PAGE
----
Toddler Who Lost Arms and Legs To Meningitis Gets Doll With No Limbs: 'Mummy, She's Just Like Me'
Harmonie-Rose Ivy Allen, age 2, had never seen anyone just like her.
The curly haired toddler had never set her big eyes on someone who looked just like her - someone, that is, with no legs and no arms.
Until an American Girl doll recently arrived, replete with prosthetics for all four limbs. “Mummy, she’s just like me. I love her,” the 2-year-old told her mother, Freya Mae Hall, at their home in Bath, Great Britain.
“I got it for her because I think that she’s going to have to face some hard times in her life,” Hall told InsideEdition.com Tuesday. “I believe that showing her she’s not the only one will help her through these times.”
Harmonie was 11 months old she fell ill and was eventually diagnosed with meningitis B, which ate away at her small body until doctors were forced to amputate her arms above the elbows and her legs above knees. It also devoured a small part of her nose.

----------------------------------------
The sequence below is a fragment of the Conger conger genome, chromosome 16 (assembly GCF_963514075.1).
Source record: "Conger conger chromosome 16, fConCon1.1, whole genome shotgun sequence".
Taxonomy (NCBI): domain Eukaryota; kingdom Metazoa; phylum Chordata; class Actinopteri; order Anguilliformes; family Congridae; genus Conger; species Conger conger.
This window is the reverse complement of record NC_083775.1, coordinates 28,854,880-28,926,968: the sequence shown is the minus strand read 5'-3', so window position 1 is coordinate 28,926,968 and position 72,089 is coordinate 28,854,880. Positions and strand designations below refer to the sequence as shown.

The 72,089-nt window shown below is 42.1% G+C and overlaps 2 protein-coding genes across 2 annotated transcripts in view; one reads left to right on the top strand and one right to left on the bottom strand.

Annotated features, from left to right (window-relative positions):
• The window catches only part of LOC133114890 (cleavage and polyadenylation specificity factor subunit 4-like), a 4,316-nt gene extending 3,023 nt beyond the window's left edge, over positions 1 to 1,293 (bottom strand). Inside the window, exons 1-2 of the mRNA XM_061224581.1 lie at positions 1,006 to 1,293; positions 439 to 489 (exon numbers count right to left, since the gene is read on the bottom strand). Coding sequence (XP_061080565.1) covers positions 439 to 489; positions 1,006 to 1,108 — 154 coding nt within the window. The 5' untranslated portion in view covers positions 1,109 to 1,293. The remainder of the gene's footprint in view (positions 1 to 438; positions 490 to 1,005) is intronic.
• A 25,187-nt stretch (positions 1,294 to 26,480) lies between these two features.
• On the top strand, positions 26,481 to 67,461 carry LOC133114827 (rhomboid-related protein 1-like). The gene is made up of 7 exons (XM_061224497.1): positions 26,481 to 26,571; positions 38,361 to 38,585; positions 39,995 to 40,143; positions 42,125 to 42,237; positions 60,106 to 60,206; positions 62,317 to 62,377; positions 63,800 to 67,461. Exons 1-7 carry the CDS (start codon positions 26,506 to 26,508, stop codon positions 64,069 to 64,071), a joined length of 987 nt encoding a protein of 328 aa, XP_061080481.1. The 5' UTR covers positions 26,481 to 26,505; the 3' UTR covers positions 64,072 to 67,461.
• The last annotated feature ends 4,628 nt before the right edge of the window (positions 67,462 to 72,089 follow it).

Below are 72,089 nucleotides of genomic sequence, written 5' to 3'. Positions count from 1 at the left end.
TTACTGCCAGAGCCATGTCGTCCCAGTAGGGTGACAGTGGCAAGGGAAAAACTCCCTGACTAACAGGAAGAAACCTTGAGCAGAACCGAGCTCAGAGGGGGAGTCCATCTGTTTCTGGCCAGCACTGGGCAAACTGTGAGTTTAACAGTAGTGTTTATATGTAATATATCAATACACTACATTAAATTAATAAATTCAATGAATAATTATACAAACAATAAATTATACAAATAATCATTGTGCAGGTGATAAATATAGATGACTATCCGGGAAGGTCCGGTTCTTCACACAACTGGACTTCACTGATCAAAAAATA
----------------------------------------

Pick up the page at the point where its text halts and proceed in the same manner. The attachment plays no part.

She is a smiling, loving child who’s been known to introduce herself to other kids by explaining, “I have no hands.”
Her mother does not cater to Harmonie, nor does she let her stop trying when things get a little rough.
Hall gently pushes her, saying “You can do it. Clever girl.” When Harmonie struggles to pick up something with her stub of an arm, her mum tells her, “I’m not helping you. You can do it.”
The doll, named Rebecca, was purchased in New York by a friend and brought to Bath for Harmonie’s third birthday, which is in November.
But when her mom saw the playmate, she couldn’t wait to give her to Harmonie.
They’ve been constant companions ever since.
The girl’s mother hopes the doll’s prosthetic legs and arms will encourage Harmonie. The child doesn’t much like using them.
Rebecca, hopefully, will show her “that prosthetics are not there to hinder her, but are there to help her achieve things.”
The little girl seems to be doing just fine on her own. She scoots around on her bottom, can stand on her amputated legs and can feed herself.
She even draws smiley faces.
“She can do anything she sets her mind to!”
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